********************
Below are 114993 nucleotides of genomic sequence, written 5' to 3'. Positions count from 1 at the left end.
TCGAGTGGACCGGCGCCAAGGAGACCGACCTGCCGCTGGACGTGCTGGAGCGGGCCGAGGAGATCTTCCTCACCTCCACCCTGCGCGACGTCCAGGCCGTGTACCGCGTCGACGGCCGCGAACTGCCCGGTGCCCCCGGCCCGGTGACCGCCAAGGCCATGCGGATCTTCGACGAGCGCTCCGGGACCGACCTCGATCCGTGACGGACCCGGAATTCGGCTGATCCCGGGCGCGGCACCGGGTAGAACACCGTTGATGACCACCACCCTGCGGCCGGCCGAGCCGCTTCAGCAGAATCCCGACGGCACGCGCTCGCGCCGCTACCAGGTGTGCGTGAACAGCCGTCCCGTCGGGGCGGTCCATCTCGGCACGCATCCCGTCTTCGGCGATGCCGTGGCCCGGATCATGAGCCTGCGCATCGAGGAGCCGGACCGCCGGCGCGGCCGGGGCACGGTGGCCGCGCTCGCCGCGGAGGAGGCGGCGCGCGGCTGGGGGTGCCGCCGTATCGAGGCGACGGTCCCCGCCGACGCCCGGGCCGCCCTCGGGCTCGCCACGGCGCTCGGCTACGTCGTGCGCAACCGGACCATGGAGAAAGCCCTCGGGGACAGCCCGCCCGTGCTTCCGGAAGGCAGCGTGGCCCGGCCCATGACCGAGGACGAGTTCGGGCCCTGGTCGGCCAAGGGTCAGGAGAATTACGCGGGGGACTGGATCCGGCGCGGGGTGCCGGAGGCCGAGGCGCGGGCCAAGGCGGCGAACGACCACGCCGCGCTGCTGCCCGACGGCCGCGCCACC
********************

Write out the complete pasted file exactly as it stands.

Below are 114993 nucleotides of genomic sequence, written 5' to 3'. Positions count from 1 at the left end.
TCGAGTGGACCGGCGCCAAGGAGACCGACCTGCCGCTGGACGTGCTGGAGCGGGCCGAGGAGATCTTCCTCACCTCCACCCTGCGCGACGTCCAGGCCGTGTACCGCGTCGACGGCCGCGAACTGCCCGGTGCCCCCGGCCCGGTGACCGCCAAGGCCATGCGGATCTTCGACGAGCGCTCCGGGACCGACCTCGATCCGTGACGGACCCGGAATTCGGCTGATCCCGGGCGCGGCACCGGGTAGAACACCGTTGATGACCACCACCCTGCGGCCGGCCGAGCCGCTTCAGCAGAATCCCGACGGCACGCGCTCGCGCCGCTACCAGGTGTGCGTGAACAGCCGTCCCGTCGGGGCGGTCCATCTCGGCACGCATCCCGTCTTCGGCGATGCCGTGGCCCGGATCATGAGCCTGCGCATCGAGGAGCCGGACCGCCGGCGCGGCCGGGGCACGGTGGCCGCGCTCGCCGCGGAGGAGGCGGCGCGCGGCTGGGGGTGCCGCCGTATCGAGGCGACGGTCCCCGCCGACGCCCGGGCCGCCCTCGGGCTCGCCACGGCGCTCGGCTACGTCGTGCGCAACCGGACCATGGAGAAAGCCCTCGGGGACAGCCCGCCCGTGCTTCCGGAAGGCAGCGTGGCCCGGCCCATGACCGAGGACGAGTTCGGGCCCTGGTCGGCCAAGGGTCAGGAGAATTACGCGGGGGACTGGATCCGGCGCGGGGTGCCGGAGGCCGAGGCGCGGGCCAAGGCGGCGAACGACCACGCCGCGCTGCTGCCCGACGGCCGCGCCACC